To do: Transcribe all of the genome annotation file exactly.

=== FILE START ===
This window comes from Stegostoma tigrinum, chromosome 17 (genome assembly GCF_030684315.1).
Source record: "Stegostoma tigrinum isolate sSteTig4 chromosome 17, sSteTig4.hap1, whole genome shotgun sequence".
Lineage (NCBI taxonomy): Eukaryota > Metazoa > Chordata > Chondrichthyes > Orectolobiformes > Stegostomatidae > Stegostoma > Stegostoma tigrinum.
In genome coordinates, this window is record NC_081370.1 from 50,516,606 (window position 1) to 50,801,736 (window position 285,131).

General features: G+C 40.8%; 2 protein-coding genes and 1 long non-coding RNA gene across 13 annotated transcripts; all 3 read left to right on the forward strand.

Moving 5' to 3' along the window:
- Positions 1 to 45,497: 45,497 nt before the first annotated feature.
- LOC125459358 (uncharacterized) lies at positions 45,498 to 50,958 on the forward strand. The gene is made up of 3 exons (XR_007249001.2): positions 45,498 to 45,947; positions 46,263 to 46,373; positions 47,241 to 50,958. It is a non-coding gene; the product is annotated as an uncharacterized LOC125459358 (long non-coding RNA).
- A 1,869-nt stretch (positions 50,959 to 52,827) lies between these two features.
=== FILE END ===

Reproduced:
This window comes from Stegostoma tigrinum, chromosome 17 (genome assembly GCF_030684315.1).
Source record: "Stegostoma tigrinum isolate sSteTig4 chromosome 17, sSteTig4.hap1, whole genome shotgun sequence".
Lineage (NCBI taxonomy): Eukaryota > Metazoa > Chordata > Chondrichthyes > Orectolobiformes > Stegostomatidae > Stegostoma > Stegostoma tigrinum.
In genome coordinates, this window is record NC_081370.1 from 50,516,606 (window position 1) to 50,801,736 (window position 285,131).

General features: G+C 40.8%; 2 protein-coding genes and 1 long non-coding RNA gene across 13 annotated transcripts; all 3 read left to right on the forward strand.

Moving 5' to 3' along the window:
- Positions 1 to 45,497: 45,497 nt before the first annotated feature.
- LOC125459358 (uncharacterized) lies at positions 45,498 to 50,958 on the forward strand. The gene is made up of 3 exons (XR_007249001.2): positions 45,498 to 45,947; positions 46,263 to 46,373; positions 47,241 to 50,958. It is a non-coding gene; the product is annotated as an uncharacterized LOC125459358 (long non-coding RNA).
- A 1,869-nt stretch (positions 50,959 to 52,827) lies between these two features.